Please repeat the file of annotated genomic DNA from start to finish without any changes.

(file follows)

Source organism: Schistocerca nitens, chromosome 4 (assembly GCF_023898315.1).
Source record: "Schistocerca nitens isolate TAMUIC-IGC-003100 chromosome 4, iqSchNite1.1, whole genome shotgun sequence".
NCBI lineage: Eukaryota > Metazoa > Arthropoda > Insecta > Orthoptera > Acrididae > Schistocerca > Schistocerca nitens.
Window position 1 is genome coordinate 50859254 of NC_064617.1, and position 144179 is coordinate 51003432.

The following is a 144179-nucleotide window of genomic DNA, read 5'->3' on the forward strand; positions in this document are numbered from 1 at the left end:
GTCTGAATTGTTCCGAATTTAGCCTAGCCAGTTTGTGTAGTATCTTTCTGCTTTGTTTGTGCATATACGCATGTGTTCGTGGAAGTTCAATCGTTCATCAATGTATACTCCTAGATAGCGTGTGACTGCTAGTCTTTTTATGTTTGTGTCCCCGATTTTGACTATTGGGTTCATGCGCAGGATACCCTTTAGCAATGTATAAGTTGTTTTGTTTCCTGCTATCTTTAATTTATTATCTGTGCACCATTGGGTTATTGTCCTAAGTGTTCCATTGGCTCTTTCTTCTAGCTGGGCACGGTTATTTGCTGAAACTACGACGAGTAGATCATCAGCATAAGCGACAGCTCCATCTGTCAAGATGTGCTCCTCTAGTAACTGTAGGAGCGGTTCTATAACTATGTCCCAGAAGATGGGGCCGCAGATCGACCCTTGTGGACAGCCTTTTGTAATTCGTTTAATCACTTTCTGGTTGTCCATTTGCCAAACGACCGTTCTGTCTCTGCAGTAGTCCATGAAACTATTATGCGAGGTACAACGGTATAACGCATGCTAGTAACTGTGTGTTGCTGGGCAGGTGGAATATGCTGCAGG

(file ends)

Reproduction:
Source organism: Schistocerca nitens, chromosome 4 (assembly GCF_023898315.1).
Source record: "Schistocerca nitens isolate TAMUIC-IGC-003100 chromosome 4, iqSchNite1.1, whole genome shotgun sequence".
NCBI lineage: Eukaryota > Metazoa > Arthropoda > Insecta > Orthoptera > Acrididae > Schistocerca > Schistocerca nitens.
Window position 1 is genome coordinate 50859254 of NC_064617.1, and position 144179 is coordinate 51003432.

The following is a 144179-nucleotide window of genomic DNA, read 5'->3' on the forward strand; positions in this document are numbered from 1 at the left end:
GTCTGAATTGTTCCGAATTTAGCCTAGCCAGTTTGTGTAGTATCTTTCTGCTTTGTTTGTGCATATACGCATGTGTTCGTGGAAGTTCAATCGTTCATCAATGTATACTCCTAGATAGCGTGTGACTGCTAGTCTTTTTATGTTTGTGTCCCCGATTTTGACTATTGGGTTCATGCGCAGGATACCCTTTAGCAATGTATAAGTTGTTTTGTTTCCTGCTATCTTTAATTTATTATCTGTGCACCATTGGGTTATTGTCCTAAGTGTTCCATTGGCTCTTTCTTCTAGCTGGGCACGGTTATTTGCTGAAACTACGACGAGTAGATCATCAGCATAAGCGACAGCTCCATCTGTCAAGATGTGCTCCTCTAGTAACTGTAGGAGCGGTTCTATAACTATGTCCCAGAAGATGGGGCCGCAGATCGACCCTTGTGGACAGCCTTTTGTAATTCGTTTAATCACTTTCTGGTTGTCCATTTGCCAAACGACCGTTCTGTCTCTGCAGTAGTCCATGAAACTATTATGCGAGGTACAACGGTATAACGCATGCTAGTAACTGTGTGTTGCTGGGCAGGTGGAATATGCTGCAGG